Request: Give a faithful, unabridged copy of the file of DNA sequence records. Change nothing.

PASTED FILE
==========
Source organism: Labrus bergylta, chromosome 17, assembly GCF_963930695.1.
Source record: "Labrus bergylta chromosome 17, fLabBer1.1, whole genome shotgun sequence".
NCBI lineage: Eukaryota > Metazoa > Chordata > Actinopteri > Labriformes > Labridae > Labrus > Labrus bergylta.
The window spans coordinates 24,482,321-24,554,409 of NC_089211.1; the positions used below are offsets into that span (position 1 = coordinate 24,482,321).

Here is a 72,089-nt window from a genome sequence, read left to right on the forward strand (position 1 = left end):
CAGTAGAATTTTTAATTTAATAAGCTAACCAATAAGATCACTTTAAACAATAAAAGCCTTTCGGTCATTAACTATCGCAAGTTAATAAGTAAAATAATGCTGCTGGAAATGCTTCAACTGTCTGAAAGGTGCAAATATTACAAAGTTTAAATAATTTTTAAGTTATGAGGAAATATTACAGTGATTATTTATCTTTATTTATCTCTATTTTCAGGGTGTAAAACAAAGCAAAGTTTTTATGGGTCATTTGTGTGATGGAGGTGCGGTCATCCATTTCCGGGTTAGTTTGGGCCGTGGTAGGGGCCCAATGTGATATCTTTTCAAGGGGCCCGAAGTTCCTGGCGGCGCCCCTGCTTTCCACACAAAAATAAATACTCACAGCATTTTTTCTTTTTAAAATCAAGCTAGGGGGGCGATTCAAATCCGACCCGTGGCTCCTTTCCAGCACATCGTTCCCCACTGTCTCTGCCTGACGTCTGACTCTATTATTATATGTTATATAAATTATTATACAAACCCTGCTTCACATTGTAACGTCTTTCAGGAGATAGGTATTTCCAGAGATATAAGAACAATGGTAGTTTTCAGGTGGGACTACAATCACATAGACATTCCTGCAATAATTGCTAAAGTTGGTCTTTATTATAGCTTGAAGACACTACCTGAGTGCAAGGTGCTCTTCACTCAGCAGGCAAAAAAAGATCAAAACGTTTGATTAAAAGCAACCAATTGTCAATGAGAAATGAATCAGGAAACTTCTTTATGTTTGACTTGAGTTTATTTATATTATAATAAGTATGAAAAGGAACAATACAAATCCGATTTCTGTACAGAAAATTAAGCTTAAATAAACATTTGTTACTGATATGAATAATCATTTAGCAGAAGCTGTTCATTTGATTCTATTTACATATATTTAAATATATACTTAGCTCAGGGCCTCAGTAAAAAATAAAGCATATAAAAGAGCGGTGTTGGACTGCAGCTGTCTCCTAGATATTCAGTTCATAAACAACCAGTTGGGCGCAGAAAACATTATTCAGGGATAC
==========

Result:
Source organism: Labrus bergylta, chromosome 17, assembly GCF_963930695.1.
Source record: "Labrus bergylta chromosome 17, fLabBer1.1, whole genome shotgun sequence".
NCBI lineage: Eukaryota > Metazoa > Chordata > Actinopteri > Labriformes > Labridae > Labrus > Labrus bergylta.
The window spans coordinates 24,482,321-24,554,409 of NC_089211.1; the positions used below are offsets into that span (position 1 = coordinate 24,482,321).

Here is a 72,089-nt window from a genome sequence, read left to right on the forward strand (position 1 = left end):
CAGTAGAATTTTTAATTTAATAAGCTAACCAATAAGATCACTTTAAACAATAAAAGCCTTTCGGTCATTAACTATCGCAAGTTAATAAGTAAAATAATGCTGCTGGAAATGCTTCAACTGTCTGAAAGGTGCAAATATTACAAAGTTTAAATAATTTTTAAGTTATGAGGAAATATTACAGTGATTATTTATCTTTATTTATCTCTATTTTCAGGGTGTAAAACAAAGCAAAGTTTTTATGGGTCATTTGTGTGATGGAGGTGCGGTCATCCATTTCCGGGTTAGTTTGGGCCGTGGTAGGGGCCCAATGTGATATCTTTTCAAGGGGCCCGAAGTTCCTGGCGGCGCCCCTGCTTTCCACACAAAAATAAATACTCACAGCATTTTTTCTTTTTAAAATCAAGCTAGGGGGGCGATTCAAATCCGACCCGTGGCTCCTTTCCAGCACATCGTTCCCCACTGTCTCTGCCTGACGTCTGACTCTATTATTATATGTTATATAAATTATTATACAAACCCTGCTTCACATTGTAACGTCTTTCAGGAGATAGGTATTTCCAGAGATATAAGAACAATGGTAGTTTTCAGGTGGGACTACAATCACATAGACATTCCTGCAATAATTGCTAAAGTTGGTCTTTATTATAGCTTGAAGACACTACCTGAGTGCAAGGTGCTCTTCACTCAGCAGGCAAAAAAAGATCAAAACGTTTGATTAAAAGCAACCAATTGTCAATGAGAAATGAATCAGGAAACTTCTTTATGTTTGACTTGAGTTTATTTATATTATAATAAGTATGAAAAGGAACAATACAAATCCGATTTCTGTACAGAAAATTAAGCTTAAATAAACATTTGTTACTGATATGAATAATCATTTAGCAGAAGCTGTTCATTTGATTCTATTTACATATATTTAAATATATACTTAGCTCAGGGCCTCAGTAAAAAATAAAGCATATAAAAGAGCGGTGTTGGACTGCAGCTGTCTCCTAGATATTCAGTTCATAAACAACCAGTTGGGCGCAGAAAACATTATTCAGGGATAC